of the doldrums, the more positive and successful you will be as a translator.

Clients and agencies will do things that irritate you; the better able you are to

conceal or transform your irritation when speaking to them on the phone or

in a meeting, or even get over the irritation before speaking to them, the more

professional you will appear to them, and the more willing they will be to give

you work. And the more effectively you are able to channel and transform your

emotions, the better you will also get at:

Emotional self motivation — finding the drive within yourself to accomplish

professional goals. In almost every case, translators have to be self-starters.

They have to take the initiative to find work and to get the work done once it

has been given to them to do. They have to push themselves to take that extra

hour or two to track down the really difficult terminology, rather than taking

the easy way out and putting down the first entry they find in their dictionaries.

The better able they are to channel their emotional life toward the achievement

of goals, the more they will enjoy their work, the more efficiently they will do

it, and the more professional recognition they will receive. At the very highest

levels of self-motivation, translators experience the "flow" state described by

Mihaly Csikszentmihalyi (1990), where the rest of the world seems to fade

away and work becomes sheer delight. And knowing and channeling your own

emotions also helps you develop powers of:

Empathy — recognizing, understanding, and responding to other people's

emotions. This is a crucial skill for professionals who rely on social contacts for

their livelihood. While many translators work alone, they also have clients

whose needs they have to second-guess and attempt to satisfy, agencies that may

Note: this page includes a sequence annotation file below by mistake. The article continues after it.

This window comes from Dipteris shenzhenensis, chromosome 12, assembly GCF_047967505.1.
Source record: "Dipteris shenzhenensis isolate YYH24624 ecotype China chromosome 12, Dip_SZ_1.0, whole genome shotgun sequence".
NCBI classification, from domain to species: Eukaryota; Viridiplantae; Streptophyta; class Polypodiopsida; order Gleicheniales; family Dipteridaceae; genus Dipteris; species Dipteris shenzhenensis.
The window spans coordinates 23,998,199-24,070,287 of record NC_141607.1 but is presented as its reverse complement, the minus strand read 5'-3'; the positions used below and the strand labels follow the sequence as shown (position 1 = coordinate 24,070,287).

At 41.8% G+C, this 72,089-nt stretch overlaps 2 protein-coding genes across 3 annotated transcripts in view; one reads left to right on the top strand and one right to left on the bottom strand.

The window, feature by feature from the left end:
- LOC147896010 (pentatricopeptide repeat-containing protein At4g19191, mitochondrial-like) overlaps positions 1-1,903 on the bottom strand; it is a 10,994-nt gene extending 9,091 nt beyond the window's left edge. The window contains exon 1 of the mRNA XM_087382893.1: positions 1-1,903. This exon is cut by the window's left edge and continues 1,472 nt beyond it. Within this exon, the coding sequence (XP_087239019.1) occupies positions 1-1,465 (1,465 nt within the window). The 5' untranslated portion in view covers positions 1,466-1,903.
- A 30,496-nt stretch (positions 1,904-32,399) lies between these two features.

only hint at the institutional complexity of a job they are trying to get done,

friends and acquaintances who know some field professionally and may be able

to help with terminology problems. Sensing how they feel about your requests,

or your responses to their requests, will help you interact with them in a

personally and professionally satisfying manner, leading both to more work and

to enhanced enjoyment in your work. And of course the better able you are to

empathize with others, the better you will be at:

5 Handling relationships — maintaining good professional and personal relationships

with the people on whom your livelihood depends. Translation is a business;

and while business is about money, and in this case words, phrases, and texts,

it is also, as this chapter shows, about people — interpersonal relations.

Successful business people are almost invariably successful socially as well as

financially, because the two go hand in hand. This is perhaps clearest when

money is not involved: how do you "pay" a friend for invaluable terminological

help? The pay is almost always emotional, social, relational: the coin of friendship

and connection. But even when a client or agency is paying you to do a

job, the better able you are to handle your relationship — even, in many cases,

professional friendship — with them, the happier they are going to be to pay

you to do this job and future ones.